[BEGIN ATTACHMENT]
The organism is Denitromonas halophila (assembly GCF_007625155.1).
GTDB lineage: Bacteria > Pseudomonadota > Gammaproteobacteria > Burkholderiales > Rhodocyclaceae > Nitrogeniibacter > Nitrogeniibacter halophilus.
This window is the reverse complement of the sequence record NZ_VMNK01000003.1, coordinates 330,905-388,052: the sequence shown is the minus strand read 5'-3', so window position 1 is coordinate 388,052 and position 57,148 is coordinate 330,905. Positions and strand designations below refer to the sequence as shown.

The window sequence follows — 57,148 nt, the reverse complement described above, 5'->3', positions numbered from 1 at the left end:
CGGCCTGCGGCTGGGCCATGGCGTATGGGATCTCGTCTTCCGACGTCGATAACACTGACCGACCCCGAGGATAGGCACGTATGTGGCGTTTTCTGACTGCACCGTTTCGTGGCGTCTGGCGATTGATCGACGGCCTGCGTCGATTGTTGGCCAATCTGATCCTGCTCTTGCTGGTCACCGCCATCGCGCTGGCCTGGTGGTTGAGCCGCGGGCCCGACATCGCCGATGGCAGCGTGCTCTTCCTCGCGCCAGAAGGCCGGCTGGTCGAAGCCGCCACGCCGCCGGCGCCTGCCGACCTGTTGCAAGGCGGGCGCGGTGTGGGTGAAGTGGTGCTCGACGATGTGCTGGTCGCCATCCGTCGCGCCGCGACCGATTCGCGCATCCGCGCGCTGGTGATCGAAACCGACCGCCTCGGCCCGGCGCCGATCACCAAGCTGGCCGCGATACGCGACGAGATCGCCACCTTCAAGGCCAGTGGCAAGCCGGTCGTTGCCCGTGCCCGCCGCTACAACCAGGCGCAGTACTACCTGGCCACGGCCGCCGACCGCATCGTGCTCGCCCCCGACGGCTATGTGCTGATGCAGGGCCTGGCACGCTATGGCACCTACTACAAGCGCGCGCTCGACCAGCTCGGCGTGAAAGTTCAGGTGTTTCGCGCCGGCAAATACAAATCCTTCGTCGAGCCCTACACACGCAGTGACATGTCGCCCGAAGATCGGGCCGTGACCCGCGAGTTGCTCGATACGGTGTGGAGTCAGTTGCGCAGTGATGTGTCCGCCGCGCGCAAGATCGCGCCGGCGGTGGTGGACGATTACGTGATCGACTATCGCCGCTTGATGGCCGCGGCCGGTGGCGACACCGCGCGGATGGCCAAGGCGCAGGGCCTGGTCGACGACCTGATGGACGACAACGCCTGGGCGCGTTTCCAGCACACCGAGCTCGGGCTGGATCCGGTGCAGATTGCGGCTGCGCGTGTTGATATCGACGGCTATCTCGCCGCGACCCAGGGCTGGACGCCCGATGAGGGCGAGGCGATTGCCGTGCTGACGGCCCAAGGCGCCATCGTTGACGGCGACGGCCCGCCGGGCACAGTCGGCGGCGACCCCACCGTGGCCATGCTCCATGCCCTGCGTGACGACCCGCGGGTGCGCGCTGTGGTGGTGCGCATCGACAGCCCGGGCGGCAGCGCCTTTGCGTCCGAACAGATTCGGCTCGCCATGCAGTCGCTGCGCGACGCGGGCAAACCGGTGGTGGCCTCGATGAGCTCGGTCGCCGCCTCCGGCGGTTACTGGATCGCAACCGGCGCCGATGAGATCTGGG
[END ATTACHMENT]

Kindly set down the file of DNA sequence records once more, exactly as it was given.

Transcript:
The organism is Denitromonas halophila (assembly GCF_007625155.1).
GTDB lineage: Bacteria > Pseudomonadota > Gammaproteobacteria > Burkholderiales > Rhodocyclaceae > Nitrogeniibacter > Nitrogeniibacter halophilus.
This window is the reverse complement of the sequence record NZ_VMNK01000003.1, coordinates 330,905-388,052: the sequence shown is the minus strand read 5'-3', so window position 1 is coordinate 388,052 and position 57,148 is coordinate 330,905. Positions and strand designations below refer to the sequence as shown.

The window sequence follows — 57,148 nt, the reverse complement described above, 5'->3', positions numbered from 1 at the left end:
CGGCCTGCGGCTGGGCCATGGCGTATGGGATCTCGTCTTCCGACGTCGATAACACTGACCGACCCCGAGGATAGGCACGTATGTGGCGTTTTCTGACTGCACCGTTTCGTGGCGTCTGGCGATTGATCGACGGCCTGCGTCGATTGTTGGCCAATCTGATCCTGCTCTTGCTGGTCACCGCCATCGCGCTGGCCTGGTGGTTGAGCCGCGGGCCCGACATCGCCGATGGCAGCGTGCTCTTCCTCGCGCCAGAAGGCCGGCTGGTCGAAGCCGCCACGCCGCCGGCGCCTGCCGACCTGTTGCAAGGCGGGCGCGGTGTGGGTGAAGTGGTGCTCGACGATGTGCTGGTCGCCATCCGTCGCGCCGCGACCGATTCGCGCATCCGCGCGCTGGTGATCGAAACCGACCGCCTCGGCCCGGCGCCGATCACCAAGCTGGCCGCGATACGCGACGAGATCGCCACCTTCAAGGCCAGTGGCAAGCCGGTCGTTGCCCGTGCCCGCCGCTACAACCAGGCGCAGTACTACCTGGCCACGGCCGCCGACCGCATCGTGCTCGCCCCCGACGGCTATGTGCTGATGCAGGGCCTGGCACGCTATGGCACCTACTACAAGCGCGCGCTCGACCAGCTCGGCGTGAAAGTTCAGGTGTTTCGCGCCGGCAAATACAAATCCTTCGTCGAGCCCTACACACGCAGTGACATGTCGCCCGAAGATCGGGCCGTGACCCGCGAGTTGCTCGATACGGTGTGGAGTCAGTTGCGCAGTGATGTGTCCGCCGCGCGCAAGATCGCGCCGGCGGTGGTGGACGATTACGTGATCGACTATCGCCGCTTGATGGCCGCGGCCGGTGGCGACACCGCGCGGATGGCCAAGGCGCAGGGCCTGGTCGACGACCTGATGGACGACAACGCCTGGGCGCGTTTCCAGCACACCGAGCTCGGGCTGGATCCGGTGCAGATTGCGGCTGCGCGTGTTGATATCGACGGCTATCTCGCCGCGACCCAGGGCTGGACGCCCGATGAGGGCGAGGCGATTGCCGTGCTGACGGCCCAAGGCGCCATCGTTGACGGCGACGGCCCGCCGGGCACAGTCGGCGGCGACCCCACCGTGGCCATGCTCCATGCCCTGCGTGACGACCCGCGGGTGCGCGCTGTGGTGGTGCGCATCGACAGCCCGGGCGGCAGCGCCTTTGCGTCCGAACAGATTCGGCTCGCCATGCAGTCGCTGCGCGACGCGGGCAAACCGGTGGTGGCCTCGATGAGCTCGGTCGCCGCCTCCGGCGGTTACTGGATCGCAACCGGCGCCGATGAGATCTGGG